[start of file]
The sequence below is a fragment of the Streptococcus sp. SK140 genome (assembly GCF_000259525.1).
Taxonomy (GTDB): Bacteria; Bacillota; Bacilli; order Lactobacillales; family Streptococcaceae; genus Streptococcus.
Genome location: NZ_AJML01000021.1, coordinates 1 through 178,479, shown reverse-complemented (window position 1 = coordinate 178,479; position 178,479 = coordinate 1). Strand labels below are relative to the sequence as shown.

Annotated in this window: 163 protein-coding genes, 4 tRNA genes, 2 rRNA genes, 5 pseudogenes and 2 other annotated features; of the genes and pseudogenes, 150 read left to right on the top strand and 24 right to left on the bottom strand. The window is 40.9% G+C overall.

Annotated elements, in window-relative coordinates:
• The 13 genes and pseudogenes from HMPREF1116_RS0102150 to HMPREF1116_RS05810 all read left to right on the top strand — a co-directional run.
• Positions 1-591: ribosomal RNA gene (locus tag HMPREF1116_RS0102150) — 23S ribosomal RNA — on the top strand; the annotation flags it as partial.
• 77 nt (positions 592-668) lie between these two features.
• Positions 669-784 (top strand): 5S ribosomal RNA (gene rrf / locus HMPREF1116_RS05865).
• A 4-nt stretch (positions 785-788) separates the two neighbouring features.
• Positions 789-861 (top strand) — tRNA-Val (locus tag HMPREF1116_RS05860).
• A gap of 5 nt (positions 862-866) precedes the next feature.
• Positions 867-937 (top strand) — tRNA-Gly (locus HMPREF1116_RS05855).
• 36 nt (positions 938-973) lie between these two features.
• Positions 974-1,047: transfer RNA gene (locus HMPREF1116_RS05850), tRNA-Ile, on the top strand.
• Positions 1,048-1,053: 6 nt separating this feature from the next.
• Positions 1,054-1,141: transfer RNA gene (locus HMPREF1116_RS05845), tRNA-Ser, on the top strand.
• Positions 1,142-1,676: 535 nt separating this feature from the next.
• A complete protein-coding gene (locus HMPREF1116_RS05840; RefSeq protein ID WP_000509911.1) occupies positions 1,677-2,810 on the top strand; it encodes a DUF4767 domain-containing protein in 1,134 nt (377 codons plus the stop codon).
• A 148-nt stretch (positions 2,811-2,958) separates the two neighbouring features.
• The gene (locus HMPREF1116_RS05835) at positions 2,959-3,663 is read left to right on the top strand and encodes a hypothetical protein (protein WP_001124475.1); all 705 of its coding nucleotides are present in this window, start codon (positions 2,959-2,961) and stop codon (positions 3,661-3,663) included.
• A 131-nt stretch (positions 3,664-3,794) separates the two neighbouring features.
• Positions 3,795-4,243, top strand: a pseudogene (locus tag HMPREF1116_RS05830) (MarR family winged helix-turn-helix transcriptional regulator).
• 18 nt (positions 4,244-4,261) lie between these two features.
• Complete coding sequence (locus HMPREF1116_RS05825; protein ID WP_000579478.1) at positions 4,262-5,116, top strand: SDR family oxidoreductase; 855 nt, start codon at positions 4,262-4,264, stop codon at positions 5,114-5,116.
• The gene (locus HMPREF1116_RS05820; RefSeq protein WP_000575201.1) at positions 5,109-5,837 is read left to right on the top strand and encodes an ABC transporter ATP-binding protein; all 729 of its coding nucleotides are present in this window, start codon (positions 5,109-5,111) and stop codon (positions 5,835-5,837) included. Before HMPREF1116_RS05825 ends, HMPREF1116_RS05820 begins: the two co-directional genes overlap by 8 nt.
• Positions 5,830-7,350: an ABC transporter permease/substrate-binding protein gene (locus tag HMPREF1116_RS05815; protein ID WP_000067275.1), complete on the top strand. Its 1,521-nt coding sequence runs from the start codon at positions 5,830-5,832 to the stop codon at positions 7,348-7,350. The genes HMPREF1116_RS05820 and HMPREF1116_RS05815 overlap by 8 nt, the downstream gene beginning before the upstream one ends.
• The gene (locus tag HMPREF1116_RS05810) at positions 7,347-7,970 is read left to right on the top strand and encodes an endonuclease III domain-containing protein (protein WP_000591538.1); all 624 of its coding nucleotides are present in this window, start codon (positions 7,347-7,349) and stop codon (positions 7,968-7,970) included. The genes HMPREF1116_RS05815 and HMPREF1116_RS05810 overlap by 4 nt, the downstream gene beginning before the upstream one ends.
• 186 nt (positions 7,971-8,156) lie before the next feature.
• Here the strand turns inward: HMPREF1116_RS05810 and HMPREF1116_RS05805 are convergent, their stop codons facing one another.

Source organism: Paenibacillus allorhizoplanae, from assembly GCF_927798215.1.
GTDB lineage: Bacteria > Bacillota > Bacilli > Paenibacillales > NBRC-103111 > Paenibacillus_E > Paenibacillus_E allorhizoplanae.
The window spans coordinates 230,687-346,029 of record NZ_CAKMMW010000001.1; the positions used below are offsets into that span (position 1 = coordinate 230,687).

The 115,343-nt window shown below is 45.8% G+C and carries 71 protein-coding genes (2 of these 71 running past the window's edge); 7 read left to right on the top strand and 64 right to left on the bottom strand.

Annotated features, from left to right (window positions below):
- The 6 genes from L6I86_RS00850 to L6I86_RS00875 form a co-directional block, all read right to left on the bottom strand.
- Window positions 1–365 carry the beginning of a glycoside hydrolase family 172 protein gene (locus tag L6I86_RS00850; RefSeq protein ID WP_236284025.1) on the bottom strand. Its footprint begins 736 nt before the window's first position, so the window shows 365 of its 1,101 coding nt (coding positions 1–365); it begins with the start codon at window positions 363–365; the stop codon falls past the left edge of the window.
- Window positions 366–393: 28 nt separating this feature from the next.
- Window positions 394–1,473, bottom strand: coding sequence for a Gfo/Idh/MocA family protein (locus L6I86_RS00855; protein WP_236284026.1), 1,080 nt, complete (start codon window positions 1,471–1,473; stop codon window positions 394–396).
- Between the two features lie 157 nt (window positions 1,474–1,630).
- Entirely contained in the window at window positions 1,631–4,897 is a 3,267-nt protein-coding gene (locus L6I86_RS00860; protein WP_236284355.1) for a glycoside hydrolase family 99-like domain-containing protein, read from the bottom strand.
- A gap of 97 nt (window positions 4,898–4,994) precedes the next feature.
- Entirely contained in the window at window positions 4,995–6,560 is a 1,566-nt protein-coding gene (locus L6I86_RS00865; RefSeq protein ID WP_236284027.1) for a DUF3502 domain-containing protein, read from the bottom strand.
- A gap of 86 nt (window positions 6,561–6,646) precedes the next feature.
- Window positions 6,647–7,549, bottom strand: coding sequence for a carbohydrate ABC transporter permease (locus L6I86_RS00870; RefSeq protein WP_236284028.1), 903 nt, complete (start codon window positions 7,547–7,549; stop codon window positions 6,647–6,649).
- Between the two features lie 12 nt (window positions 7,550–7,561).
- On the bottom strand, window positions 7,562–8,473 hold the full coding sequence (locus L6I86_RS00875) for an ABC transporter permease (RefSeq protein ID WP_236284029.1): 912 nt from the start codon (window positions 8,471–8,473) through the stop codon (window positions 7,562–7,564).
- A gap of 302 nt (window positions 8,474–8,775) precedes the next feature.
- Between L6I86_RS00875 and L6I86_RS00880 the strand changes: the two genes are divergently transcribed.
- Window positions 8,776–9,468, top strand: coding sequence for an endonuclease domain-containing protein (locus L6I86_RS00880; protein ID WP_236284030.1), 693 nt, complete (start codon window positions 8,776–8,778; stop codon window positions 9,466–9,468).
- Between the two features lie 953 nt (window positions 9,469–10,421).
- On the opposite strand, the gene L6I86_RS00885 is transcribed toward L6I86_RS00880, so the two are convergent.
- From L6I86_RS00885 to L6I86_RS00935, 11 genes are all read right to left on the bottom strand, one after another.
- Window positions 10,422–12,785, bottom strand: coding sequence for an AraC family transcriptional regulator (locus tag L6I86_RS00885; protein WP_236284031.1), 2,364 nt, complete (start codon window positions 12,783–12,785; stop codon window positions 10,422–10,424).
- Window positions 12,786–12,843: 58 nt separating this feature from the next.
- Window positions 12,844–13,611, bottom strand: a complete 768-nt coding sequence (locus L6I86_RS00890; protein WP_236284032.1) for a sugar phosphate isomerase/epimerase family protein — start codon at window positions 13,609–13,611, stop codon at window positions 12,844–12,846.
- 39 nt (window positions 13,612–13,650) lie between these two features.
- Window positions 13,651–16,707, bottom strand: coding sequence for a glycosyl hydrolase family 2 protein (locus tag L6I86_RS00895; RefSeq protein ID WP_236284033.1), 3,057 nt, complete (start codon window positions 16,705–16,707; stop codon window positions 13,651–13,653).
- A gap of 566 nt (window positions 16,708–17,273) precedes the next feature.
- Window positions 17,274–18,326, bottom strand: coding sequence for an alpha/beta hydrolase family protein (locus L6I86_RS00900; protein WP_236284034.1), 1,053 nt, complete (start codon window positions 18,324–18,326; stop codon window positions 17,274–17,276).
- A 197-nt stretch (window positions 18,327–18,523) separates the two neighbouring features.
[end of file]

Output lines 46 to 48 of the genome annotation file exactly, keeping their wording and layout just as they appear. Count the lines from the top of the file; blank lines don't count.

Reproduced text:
- Between the two features lie 12 nt (window positions 7,550–7,561).
- On the bottom strand, window positions 7,562–8,473 hold the full coding sequence (locus L6I86_RS00875) for an ABC transporter permease (RefSeq protein ID WP_236284029.1): 912 nt from the start codon (window positions 8,471–8,473) through the stop codon (window positions 7,562–7,564).
- A gap of 302 nt (window positions 8,474–8,775) precedes the next feature.